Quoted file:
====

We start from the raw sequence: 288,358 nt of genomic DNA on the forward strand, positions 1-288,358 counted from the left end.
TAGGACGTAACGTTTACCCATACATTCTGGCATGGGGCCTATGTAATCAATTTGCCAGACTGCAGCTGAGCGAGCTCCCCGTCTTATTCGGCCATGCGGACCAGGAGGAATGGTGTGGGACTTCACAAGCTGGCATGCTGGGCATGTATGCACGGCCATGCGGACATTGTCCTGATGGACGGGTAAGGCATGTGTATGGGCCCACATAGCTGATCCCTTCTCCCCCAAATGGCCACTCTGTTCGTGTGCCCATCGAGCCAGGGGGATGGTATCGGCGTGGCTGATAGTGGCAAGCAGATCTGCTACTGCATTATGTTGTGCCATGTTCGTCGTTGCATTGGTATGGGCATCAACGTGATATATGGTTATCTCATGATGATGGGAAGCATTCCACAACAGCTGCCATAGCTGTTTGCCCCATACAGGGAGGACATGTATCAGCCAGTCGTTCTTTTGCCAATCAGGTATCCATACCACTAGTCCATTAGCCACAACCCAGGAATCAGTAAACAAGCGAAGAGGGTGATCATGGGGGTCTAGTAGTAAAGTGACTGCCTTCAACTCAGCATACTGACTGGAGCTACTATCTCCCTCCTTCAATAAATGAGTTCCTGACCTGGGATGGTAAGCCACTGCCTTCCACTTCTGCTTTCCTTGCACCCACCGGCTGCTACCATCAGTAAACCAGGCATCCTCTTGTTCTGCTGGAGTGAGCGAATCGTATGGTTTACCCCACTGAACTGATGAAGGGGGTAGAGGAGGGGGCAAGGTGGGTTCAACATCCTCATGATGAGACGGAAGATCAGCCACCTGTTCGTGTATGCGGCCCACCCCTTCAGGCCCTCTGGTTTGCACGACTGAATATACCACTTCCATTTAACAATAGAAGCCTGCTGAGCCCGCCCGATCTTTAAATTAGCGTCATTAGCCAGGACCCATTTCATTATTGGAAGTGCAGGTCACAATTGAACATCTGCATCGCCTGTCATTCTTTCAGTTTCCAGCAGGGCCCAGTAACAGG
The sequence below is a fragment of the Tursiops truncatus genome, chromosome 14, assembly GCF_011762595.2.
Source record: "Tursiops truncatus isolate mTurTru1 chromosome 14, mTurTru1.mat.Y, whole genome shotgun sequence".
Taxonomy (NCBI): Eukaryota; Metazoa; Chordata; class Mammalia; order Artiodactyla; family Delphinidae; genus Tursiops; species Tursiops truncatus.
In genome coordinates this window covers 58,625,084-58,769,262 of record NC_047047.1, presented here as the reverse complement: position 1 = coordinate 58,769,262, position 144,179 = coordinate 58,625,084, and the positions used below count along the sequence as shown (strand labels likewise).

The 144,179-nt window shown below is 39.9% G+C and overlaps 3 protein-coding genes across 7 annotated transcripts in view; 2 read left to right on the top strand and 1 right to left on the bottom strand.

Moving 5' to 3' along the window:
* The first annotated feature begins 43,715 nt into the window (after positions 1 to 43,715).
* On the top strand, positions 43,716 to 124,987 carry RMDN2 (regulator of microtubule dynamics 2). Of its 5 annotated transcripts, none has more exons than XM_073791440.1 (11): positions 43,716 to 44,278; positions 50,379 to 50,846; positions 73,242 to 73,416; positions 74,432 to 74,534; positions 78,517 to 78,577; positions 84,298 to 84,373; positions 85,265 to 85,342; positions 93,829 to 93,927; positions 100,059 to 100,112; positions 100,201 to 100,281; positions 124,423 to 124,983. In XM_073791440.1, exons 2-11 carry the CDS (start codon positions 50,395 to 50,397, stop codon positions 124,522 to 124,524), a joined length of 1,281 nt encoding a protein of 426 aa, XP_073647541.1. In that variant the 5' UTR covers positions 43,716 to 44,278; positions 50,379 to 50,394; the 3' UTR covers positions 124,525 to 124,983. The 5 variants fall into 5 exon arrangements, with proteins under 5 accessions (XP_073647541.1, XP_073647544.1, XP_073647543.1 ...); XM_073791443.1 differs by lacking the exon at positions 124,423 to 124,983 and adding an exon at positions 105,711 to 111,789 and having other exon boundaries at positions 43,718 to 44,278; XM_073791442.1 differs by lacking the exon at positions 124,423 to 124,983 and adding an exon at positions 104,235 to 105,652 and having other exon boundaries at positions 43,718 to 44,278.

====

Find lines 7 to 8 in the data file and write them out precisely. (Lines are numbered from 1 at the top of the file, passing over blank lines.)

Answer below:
The 144,179-nt window shown below is 39.9% G+C and overlaps 3 protein-coding genes across 7 annotated transcripts in view; 2 read left to right on the top strand and 1 right to left on the bottom strand.

Moving 5' to 3' along the window: